January 21, 2010
As seen at www.askyouryenta.com
My friends come to my bar and I give them at least a couple of free drinks. Do they not realize that they’re supposed to tip me? What is an appropriate tip on a free drink? On a drink that’s only 2 dollars? On a drink that’s 10 dollars?
I was once an extremely generous tipper. I learned this habit from my restaurateur, bartender, barista and service-working co-workers. It was a revelation to me, how people who earned not a huge amount still were able to give so much back to other servers. No rich person of the many I had dined with had ever dished out so much dough. In the service industry there was a code of conduct and I learned to follow.
This meant, if you sat at someone’s bar and they gave you free drinks, you tipped at least 20% of the would-be price, or in our case, sometimes we would leave up to a hundred dollars on the bar. If you hadn’t been drinking for free, those bar stools would have been occupied by paying customers. While a bar seemed like a party to us on one end, our buddy behind the counter was earning a living from our good time.
My friends got free diner meals as managers and still left a twenty on the table every time. It was a way of saying thank you, of saying, “I know even though I am eating free that you are still working damn hard.”
Later, a rich friend of mine from childhood came into my restaurant and I saw that she tipped my co-worker 10%. This was after sitting and using a seat, asking for water, and taking up potential revenue space for hours. I was ashamed of my friend in that moment, and then realized it wasn’t her fault. If you never worked in the service industry, you never learned a number of things.
For one: what is a tip? A tip, in America, is not just a sign of gratitude for service. European customers often tipped a dollar or two for a forty-dollar meal. This wasn’t because they were rude, it was because they came from a whole other world of tipping culture where waiters were paid in full, and tips really were just an extra perk. In America, generally, service workers are paid around $2.75 an hour, expecting that the rest will be made in tips. This means, in theory, by tipping ten percent, after taxes, etc., your server ends up paying to bring you your meal.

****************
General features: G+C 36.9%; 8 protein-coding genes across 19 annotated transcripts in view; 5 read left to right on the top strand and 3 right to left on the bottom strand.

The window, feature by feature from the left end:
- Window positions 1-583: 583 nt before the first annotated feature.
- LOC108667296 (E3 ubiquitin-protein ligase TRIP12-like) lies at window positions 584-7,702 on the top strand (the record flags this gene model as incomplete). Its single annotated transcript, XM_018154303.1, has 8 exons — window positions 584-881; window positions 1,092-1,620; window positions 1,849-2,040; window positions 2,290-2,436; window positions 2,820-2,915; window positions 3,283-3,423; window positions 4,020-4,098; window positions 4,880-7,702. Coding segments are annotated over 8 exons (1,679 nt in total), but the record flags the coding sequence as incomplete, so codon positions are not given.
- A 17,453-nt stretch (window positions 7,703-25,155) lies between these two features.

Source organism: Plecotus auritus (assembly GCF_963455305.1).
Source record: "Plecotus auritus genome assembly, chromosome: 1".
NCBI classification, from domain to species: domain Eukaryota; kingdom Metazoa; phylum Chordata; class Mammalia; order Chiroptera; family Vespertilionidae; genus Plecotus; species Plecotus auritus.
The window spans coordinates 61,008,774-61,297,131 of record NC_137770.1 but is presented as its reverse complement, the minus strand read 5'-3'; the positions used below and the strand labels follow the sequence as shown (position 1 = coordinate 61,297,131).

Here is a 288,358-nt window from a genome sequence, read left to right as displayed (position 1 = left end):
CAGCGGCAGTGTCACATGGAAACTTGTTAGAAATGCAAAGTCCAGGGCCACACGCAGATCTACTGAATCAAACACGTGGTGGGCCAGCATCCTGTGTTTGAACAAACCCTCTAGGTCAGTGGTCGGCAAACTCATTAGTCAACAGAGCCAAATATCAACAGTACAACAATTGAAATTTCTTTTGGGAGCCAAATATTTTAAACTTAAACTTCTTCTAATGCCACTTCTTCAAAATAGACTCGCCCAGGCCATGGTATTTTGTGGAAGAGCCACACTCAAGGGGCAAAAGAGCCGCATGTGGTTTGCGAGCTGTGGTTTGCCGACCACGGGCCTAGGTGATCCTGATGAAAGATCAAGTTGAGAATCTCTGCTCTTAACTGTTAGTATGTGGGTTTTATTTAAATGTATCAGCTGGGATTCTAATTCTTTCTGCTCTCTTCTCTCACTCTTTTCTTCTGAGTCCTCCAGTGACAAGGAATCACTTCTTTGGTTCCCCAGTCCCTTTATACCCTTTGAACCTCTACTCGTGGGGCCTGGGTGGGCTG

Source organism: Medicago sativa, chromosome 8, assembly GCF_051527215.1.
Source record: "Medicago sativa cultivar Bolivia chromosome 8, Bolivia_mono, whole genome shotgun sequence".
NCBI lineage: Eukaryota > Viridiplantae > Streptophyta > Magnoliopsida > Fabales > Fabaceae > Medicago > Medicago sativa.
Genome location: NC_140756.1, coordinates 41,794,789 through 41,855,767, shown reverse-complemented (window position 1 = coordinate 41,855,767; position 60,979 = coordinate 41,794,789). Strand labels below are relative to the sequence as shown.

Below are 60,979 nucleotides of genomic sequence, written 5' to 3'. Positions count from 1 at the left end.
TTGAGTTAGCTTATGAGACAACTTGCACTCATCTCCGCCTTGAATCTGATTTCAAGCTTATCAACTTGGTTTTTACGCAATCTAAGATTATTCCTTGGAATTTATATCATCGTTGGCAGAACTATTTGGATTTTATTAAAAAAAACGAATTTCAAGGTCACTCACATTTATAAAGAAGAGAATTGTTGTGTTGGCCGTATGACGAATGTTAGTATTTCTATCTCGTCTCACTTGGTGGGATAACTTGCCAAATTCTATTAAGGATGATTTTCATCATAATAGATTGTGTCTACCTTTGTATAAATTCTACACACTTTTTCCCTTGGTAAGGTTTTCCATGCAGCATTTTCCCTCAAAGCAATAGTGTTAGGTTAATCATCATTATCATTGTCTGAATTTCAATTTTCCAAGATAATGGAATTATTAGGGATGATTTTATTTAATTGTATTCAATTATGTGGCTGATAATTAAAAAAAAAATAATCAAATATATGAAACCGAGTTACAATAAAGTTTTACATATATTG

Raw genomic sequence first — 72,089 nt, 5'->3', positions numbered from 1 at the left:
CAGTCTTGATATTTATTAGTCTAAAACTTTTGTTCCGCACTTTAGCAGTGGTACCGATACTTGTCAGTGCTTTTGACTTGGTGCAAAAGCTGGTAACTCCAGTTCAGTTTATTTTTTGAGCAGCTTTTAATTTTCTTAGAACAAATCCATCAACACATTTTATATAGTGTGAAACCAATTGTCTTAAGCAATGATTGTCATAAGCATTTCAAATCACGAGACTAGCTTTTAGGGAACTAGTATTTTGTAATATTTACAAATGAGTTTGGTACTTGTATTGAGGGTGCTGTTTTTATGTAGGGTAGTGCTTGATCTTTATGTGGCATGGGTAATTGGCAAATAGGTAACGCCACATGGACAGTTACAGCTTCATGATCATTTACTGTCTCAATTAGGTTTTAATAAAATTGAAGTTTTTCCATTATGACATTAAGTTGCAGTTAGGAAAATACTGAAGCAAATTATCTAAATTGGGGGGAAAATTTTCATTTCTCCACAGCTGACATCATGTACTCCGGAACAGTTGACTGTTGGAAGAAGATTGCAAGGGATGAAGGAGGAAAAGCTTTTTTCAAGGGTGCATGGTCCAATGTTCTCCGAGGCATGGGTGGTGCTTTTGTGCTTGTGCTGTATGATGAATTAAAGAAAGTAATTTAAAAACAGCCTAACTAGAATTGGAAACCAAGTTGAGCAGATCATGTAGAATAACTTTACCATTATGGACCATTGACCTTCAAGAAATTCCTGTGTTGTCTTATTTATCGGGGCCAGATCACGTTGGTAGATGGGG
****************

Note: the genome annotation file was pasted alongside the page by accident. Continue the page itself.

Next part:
It is standard to tip 20% everywhere you go. This includes a snack counter, where it seems like they aren’t working: but honey, they are. Tips, often unbeknownst to the untrained tipper, can make or break someone’s day. I had customers who left a twenty after ordering a $2 cup of coffee, and others who dangled dollars and lewd compliments in front of my face after ordering $100 worth of alcohol.
My boss on a farm once taught us that a customer’s bad mood is an opportunity to change someone’s day. He revolutionized how I saw rudeness, less as an affront, and more as an opportunity for change. Moral of the story? Tip, tip always, and tip well. If you are given a discounted meal, tip 20% of the original price. The server should never get stiffed because you were given a freebie.
If you order a $2 coffee, tip at least one dollar. Always round up. I would tip at least $2. $10 drinks: tip at the very least, $2. If the bartender is your friend, tip double. I would probably leave $5 for a $10 drink if I knew the bartender. Remember that bartenders often deal with horrible human behavior. Your tip is not just about money so much as about extra appreciation for not having to mix your own martini in your living room.
These tipping moments won’t bankrupt you; they will pass on the love. You don’t need to be as gung ho as servers are with each other, but you do need to give back appropriately upon receiving.
No matter what, it is still a deal. Money at a bar is less a payment and more like applause for a fabulous show. You want to applaud and give appreciation for the human busting ass to keep you drunk and happy. Also remember that a service worker serves everyone, the good the bad and the ugly, and that they deserve a little cushioning in gratitude for enduring the public and all that comes with it.
For more on tipping in other situations, go to TippingGuide.org.
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